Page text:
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When the holidays hurt

The Christmas season is here, and it is hard to escape from its vastness. This season seems to stretch and punctuate many areas of life. The music has been wafting notes of sleigh and Christ born through stores and has slowly started trickly its way into my home. I wish my feelings about Christmas were less complex, but the holidays hurt. I feel a jaded cocktail of sadness and twisted joy, wound together like a striped candy cane. Ribbons of red and white intertwine tightly around each other, seemingly inseparable and sinewed together.

The old was a twistedly painful and abusive childhood, pockmarked with sentiments of happiness, ironically mostly at Christmas time. I loved to decorate the tree with my sister. Remembering ornaments from years past and debating over who got to put the angel on top of the tree that year. My family would attend the Christmas Eve candlelight service. That night always felt like a game of pretend to me, a game that I did not want to end. My sister and I donned Christmas dresses. Being an imaginative child, I liked to pretend I was Cinderella going to the ball.

Once our family arrived at church, we would quietly file into the dimly lit chapel and pass out paper enveloped candles. Eventually, we would begin the process of lighting the candles. Someone from the aisle would light the first candle, and we would carefully keep passing on the light from candle to candle until every candle was lit and the room was full of flickering candle glow. I remember my little hands gripping that candle so tightly, the task in front of me feeling very grown up and important. With wide eyes, I watched beads of wax drip down onto the thin paper cup that protected my fingers.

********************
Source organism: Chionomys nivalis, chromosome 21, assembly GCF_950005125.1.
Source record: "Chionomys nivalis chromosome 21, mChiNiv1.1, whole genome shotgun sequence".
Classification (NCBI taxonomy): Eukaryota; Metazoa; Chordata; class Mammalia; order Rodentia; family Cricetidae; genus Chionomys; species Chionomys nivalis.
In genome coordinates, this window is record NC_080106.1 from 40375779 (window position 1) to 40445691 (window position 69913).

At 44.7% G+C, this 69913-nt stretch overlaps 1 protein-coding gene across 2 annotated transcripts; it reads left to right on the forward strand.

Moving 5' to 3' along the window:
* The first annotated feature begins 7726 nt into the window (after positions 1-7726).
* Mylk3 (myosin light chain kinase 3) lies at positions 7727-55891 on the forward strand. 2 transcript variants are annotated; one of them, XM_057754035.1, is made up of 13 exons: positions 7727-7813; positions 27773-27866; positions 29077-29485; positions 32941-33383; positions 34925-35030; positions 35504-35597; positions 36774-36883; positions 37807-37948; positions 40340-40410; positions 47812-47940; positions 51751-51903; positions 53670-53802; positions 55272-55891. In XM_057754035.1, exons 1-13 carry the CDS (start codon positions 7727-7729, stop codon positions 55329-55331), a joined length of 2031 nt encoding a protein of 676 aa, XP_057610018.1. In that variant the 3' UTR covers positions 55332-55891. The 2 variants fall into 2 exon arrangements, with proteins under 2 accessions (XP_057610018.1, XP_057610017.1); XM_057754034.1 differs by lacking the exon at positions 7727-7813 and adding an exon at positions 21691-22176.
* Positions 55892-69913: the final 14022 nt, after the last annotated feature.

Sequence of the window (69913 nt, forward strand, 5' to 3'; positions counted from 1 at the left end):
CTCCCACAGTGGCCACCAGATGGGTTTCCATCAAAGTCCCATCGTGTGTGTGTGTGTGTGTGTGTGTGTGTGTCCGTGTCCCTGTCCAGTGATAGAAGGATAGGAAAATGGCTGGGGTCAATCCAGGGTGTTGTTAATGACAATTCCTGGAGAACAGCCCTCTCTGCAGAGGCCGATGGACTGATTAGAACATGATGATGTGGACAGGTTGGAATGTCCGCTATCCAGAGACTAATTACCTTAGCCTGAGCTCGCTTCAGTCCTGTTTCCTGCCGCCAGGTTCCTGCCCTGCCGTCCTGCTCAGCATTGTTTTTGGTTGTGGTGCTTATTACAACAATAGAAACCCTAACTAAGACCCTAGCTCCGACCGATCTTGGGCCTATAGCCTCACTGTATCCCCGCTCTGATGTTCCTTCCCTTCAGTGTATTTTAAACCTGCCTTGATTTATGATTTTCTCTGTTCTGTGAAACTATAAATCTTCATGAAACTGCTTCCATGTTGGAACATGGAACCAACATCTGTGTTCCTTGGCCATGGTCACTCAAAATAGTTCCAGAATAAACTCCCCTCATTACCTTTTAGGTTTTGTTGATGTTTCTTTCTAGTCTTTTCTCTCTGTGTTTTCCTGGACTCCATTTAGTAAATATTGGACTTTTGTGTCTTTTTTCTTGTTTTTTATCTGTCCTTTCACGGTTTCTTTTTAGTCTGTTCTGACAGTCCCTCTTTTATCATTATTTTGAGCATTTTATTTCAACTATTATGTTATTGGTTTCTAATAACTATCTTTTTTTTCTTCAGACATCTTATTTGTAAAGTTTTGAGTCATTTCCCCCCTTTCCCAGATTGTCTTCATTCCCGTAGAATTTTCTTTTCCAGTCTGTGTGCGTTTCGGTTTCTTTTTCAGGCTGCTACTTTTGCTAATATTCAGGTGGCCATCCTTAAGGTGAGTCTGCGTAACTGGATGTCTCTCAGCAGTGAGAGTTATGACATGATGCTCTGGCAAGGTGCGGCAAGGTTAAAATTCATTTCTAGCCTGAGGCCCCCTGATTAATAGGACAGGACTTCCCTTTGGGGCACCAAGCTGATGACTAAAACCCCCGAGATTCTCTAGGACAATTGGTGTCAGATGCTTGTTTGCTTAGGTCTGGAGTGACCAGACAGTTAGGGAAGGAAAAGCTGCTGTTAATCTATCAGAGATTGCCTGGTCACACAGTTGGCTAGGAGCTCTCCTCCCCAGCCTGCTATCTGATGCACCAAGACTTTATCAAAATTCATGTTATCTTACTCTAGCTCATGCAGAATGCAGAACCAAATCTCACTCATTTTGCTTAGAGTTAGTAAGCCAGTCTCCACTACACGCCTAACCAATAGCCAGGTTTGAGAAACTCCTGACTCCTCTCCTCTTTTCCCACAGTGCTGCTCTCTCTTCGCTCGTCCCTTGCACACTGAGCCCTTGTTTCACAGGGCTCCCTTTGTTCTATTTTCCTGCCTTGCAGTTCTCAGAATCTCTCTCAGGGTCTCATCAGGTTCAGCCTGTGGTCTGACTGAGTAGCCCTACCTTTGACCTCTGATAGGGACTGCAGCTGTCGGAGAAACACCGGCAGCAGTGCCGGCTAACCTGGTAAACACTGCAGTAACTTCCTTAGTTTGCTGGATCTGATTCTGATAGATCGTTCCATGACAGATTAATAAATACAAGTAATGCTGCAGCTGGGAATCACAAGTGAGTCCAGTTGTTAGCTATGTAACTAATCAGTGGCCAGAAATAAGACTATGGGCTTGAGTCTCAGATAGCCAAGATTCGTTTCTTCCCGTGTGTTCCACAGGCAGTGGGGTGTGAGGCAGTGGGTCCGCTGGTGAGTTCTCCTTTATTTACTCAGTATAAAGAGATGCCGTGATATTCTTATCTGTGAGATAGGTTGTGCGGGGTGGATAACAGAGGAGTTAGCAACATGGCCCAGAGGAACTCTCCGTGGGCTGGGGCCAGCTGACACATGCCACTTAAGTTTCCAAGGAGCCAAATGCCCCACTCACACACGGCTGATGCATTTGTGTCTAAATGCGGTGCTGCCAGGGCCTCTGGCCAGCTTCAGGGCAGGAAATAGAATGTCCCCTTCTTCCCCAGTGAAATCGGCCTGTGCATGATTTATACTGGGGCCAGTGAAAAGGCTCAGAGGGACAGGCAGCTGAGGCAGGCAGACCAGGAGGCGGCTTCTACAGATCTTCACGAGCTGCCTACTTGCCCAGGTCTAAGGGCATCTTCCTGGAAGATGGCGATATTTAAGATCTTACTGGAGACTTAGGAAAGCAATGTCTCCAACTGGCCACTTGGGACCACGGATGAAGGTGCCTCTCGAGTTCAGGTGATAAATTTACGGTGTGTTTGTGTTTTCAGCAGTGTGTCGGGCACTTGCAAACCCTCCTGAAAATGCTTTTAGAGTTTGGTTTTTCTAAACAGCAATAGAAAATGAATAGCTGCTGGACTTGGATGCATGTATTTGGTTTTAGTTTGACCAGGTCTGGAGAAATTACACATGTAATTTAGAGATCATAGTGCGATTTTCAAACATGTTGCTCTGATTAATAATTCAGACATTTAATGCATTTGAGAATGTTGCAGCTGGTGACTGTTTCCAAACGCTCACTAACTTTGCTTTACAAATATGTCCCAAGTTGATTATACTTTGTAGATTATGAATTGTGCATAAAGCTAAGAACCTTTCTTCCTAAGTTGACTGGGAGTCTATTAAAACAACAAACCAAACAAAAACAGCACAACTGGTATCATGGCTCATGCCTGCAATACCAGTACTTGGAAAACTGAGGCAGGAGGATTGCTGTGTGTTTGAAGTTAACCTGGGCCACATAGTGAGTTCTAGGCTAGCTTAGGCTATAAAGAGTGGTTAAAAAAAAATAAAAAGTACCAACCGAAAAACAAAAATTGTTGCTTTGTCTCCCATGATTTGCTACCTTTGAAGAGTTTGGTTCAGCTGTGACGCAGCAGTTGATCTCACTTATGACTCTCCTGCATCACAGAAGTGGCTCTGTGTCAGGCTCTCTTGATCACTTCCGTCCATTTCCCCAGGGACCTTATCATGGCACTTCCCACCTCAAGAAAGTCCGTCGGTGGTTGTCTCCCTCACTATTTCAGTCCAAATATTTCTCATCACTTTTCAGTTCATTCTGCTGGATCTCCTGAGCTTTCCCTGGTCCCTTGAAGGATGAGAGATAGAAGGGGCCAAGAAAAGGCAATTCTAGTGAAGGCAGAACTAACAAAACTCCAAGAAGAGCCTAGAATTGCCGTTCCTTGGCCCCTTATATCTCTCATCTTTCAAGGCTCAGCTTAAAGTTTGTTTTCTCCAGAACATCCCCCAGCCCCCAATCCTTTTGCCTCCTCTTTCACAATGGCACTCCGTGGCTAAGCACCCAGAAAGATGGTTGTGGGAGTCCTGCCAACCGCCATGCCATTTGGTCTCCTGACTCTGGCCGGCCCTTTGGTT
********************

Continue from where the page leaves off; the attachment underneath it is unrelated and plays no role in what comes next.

For a night, all was well, and our family was one of the happy ones. We sang songs of Christ’s birth, and my sister and I exchanged knowing smiles of the joy we felt. We proudly held our candles, not wanting them to burn out. Eventually, it was time to blow out our candles, and with them, a little bit of our joy. We never stayed at church very long. You see, the veneer of a bad family pretending to be a “good family” has an expiration date, and it’s very short.

We were soon ushered home and after dinner, we opened our presents. My little sister and I took turns carefully taking the paper off each gift. As the paper ripped, our happiness caught a little. Each tear was like a claw at the “good family” veneer. Just like Cinderella, this night would soon all be over, and I would no longer be a princess, but a dirty and unkempt girl.

My present life is a stark contrast from the old. I now have a family where I’m safe and loved by my husband and children. I have the kind of love I always dreamt that other little girls had. The new is redemption and a sacred love between me and a God who can’t be defined or kept in a storage box all year long, only to be brought out for a night. Here, I know his love for me is unending. God is love, and I am marked by His brilliant light.

I’m learning through a beautiful meld of counseling, Jesus’ love, my incredible family and the church around me to somehow hold the old and the new. In this season, all those memories that I’ve tried to stuff away into ugly green totes are resurfaced, and I’m forced to dust them off, turning them over and over in my hands. Yet, on the other hand, I tightly grip my eternal Father’s strong hand, or rather, he holds mine. This year is my first Christmas where I am allowing myself to feel the sadness in the middle of the Christmas madness. Sad for what was and what was not. Oddly enough, it is allowing me to feel more joy and experience more healing.

If the holidays hurt for you too, then I want you to hear this: it’s not your fault. Take a deep breath, because you are not alone.

——

Mal Faith is a member of Cornerstone Church in Marshalltown.

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